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Nov. 23, 1999 -- No.717

Authors produce definitive book on banjo, ‘America’s Instrument’

CHAPEL HILL -- For many Americans, mentioning banjos evokes images of the Southern plantation or bluegrass music. A new book by a historian and one of the nation’s major collectors of banjos and related memorabilia puts those stereotypes to rest, showing the stringed instrument for the uniquely American phenomenon that it is.

"America’s Instrument: The Banjo in the Nineteenth Century" (1999, University of North Carolina Press) by UNC-Chapel Hill professor Philip Gura and collector James Bollman is the first comprehensive book on the history and evolution of the banjo. Evolving from its origins in black slavery, the banjo became a sophisticated instrument that, at the height of its popularity in the late 19th century, was used for everything from social dance music to European art music.

"The stereotypes are of an instrument that represents something about slave culture or, oddly enough, that it is an instrument identified with white ‘hillbilly’ music," said Gura, professor of English and American studies. "But, in fact, research quickly showed that in the early 19th century the banjo became a northern, urban instrument used in minstrel shows and developed in the manufacturing environment in northern cities.

"The banjo offers another example of what happened often in American music history," he said. "White entrepreneurs used African-American instruments or music for different agendas. Jazz and rock ‘n roll also emerged in that way."

A longtime fan of "old time" or Appalachian music, Gura began playing the banjo as a college student after he heard it being used for music with guitars, fiddles and flutes at contra dances. Later he became more interested in early instruments and how music must have sounded and been played in the 19th and 20th centuries.

When his path crossed 15 years ago with that of Jim Bollman in Bollman’s Music Emporium near Boston, the duo became fast friends, drawn together by their shared love of the banjo.

"As our friendship developed, I began to realize the incredible wealth of material he’d accumulated – several hundred instruments, photographs from the 19th century and early magazines dealing with the banjo," Gura said. "Walking into his home is to walk into a museum of that music."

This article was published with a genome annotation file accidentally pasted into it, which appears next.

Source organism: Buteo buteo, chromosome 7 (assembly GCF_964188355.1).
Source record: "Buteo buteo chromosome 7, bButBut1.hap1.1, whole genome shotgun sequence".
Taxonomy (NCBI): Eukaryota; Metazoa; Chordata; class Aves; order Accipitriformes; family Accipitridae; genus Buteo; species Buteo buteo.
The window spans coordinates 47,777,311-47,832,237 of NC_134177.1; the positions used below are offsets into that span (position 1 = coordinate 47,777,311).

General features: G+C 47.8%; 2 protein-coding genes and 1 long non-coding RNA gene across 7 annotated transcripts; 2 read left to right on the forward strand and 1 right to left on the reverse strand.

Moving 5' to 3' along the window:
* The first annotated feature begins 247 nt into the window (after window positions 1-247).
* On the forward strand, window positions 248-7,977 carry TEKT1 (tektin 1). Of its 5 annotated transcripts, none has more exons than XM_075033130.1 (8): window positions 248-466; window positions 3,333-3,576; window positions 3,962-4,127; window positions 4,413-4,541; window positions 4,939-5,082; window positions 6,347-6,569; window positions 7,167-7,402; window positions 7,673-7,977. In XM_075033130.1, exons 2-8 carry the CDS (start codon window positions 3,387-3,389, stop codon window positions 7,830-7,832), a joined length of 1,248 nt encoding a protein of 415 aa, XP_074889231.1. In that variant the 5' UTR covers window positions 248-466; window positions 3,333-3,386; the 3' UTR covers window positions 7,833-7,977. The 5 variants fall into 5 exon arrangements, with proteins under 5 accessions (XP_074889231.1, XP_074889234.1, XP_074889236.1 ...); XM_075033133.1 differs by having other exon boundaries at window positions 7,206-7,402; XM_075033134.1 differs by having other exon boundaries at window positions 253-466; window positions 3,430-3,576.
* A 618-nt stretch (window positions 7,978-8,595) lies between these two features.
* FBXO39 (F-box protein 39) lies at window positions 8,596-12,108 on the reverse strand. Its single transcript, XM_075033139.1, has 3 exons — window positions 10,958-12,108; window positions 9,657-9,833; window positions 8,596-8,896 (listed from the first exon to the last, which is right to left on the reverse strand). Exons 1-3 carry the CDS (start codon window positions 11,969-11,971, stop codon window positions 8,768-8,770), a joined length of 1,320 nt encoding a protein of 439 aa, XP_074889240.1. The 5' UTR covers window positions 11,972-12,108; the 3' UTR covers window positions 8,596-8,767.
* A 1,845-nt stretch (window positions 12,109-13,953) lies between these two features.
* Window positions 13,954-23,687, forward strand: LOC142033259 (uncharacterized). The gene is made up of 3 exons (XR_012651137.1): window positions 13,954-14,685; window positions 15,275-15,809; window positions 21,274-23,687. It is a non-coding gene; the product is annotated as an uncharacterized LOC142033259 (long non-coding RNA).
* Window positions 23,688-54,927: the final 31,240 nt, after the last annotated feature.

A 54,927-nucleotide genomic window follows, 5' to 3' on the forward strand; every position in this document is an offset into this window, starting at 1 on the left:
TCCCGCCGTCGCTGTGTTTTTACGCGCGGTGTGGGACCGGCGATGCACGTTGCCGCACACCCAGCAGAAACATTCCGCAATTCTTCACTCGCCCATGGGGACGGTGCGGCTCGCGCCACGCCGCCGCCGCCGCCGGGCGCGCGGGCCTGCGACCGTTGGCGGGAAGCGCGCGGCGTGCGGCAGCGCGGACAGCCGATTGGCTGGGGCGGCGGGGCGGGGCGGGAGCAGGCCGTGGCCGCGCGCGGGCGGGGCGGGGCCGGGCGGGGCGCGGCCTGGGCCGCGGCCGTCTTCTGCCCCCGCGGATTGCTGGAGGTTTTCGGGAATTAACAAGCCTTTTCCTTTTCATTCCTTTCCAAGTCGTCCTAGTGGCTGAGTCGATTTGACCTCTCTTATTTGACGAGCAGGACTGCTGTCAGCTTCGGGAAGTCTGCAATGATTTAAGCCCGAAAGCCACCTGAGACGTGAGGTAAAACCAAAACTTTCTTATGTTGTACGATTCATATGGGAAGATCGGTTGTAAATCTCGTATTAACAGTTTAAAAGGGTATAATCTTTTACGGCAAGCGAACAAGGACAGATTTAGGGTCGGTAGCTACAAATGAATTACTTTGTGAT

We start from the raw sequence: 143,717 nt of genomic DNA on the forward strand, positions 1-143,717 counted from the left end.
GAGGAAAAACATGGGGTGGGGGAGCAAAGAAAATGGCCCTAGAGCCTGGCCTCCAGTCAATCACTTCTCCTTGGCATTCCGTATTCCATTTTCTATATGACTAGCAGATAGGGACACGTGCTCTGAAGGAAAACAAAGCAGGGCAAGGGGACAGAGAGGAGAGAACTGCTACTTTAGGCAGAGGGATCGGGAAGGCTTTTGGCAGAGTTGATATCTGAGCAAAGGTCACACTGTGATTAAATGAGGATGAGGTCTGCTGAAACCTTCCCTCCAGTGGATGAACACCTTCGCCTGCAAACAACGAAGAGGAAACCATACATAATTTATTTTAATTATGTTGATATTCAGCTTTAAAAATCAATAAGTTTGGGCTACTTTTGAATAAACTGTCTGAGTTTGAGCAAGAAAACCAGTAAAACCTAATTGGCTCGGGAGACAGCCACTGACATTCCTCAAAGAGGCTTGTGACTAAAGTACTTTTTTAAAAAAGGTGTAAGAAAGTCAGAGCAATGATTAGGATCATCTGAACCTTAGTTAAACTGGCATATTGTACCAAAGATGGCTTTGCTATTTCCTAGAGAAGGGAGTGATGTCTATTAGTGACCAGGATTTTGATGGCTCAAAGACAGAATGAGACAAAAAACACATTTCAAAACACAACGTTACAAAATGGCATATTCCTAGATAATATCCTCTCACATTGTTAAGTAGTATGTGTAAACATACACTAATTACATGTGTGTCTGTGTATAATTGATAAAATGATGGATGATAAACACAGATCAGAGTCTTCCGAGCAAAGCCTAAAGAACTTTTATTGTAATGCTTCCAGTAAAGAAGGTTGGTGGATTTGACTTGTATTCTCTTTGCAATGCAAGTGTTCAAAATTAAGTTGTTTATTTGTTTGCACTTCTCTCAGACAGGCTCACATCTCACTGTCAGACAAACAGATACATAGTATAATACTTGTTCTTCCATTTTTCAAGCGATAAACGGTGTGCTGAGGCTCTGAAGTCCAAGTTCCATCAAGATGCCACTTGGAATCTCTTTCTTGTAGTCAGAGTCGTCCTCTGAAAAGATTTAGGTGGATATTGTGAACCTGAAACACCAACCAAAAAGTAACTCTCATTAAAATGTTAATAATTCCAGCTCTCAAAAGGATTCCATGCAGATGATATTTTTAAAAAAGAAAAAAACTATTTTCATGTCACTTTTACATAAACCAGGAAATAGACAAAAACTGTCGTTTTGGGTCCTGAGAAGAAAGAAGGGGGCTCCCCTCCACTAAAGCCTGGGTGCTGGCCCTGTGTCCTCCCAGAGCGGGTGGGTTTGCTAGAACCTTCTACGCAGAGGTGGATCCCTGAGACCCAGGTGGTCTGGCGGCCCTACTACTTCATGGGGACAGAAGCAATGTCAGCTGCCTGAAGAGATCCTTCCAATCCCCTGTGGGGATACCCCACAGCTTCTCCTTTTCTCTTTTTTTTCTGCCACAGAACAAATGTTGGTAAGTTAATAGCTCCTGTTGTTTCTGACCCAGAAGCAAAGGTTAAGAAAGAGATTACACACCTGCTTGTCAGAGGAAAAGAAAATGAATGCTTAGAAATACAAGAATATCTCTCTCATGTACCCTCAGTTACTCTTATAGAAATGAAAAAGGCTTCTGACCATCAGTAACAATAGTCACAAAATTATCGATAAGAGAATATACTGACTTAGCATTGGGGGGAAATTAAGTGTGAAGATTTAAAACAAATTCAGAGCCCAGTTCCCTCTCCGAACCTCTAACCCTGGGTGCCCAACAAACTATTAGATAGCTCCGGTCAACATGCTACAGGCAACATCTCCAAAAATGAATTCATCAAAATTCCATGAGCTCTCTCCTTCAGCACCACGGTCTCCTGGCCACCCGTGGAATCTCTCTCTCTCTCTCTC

After discussing how little solid information on the banjo was documented, he and Bollman decided to pool their resources – Bollman as the curator and collector and Gura as historian and writer – in a book.

"I worked with him to select things from his collection," the scholar said. "I'd pack them in my suitcase – sometimes priceless items -- and bring them home for photography and analysis – something a library or museum never would have allowed. It was wonderful."

Gura, who also knows a lot about the history of photography, was especially taken with Bollman’s 11 daguerreotypes, photos taken between 1840 and 1855, of people playing banjos – images reproduced among the 250 illustrations in the new book. He also points to "remarkable runs" of ephemeral periodicals – larger than that of the Library of Congress -- in Bollman’s collection.

"So what began as an avocation became something I knew was important for the scholarly world as well – to figure out how early banjos were made and marketed and to fill out the musical history of the instrument," Gura said.

The book illustrates the unique history of the banjo, contrasting it with the history of the guitar and other instruments.

"We call the banjo ‘America’s instrument,’ not only because 19th century people believed it was America’s contribution to the musical world, but also because it exemplifies something about American technology," the professor said. "By the early 19th century, the guitar’s outward form was pretty much established. And instrument-makers are still trying to make violins like Stradivarius made in the 18th century. But the banjo was always in evolution, always being tinkered with. When it was at its height, there were 100 patents filed for banjo improvements and developments."

The authors, who enjoy playing their banjos together at several old-time music conventions across the country each year, are gratified with the results of their publication.

"The best kind of scholarly work is when you can combine your vocation and your avocation and know – really not fooling yourself – that the project is promoting scholarship while, at the same time, you enjoy your hobby," Gura said.

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Note: Gura’s numbers are (919) 962-4033 (w) and 968-8121 (h), gura@email.unc.edu.

Contact: David Williamson, (919) 962-8596. For a photograph to illustrate stories on the new book, call Williamson.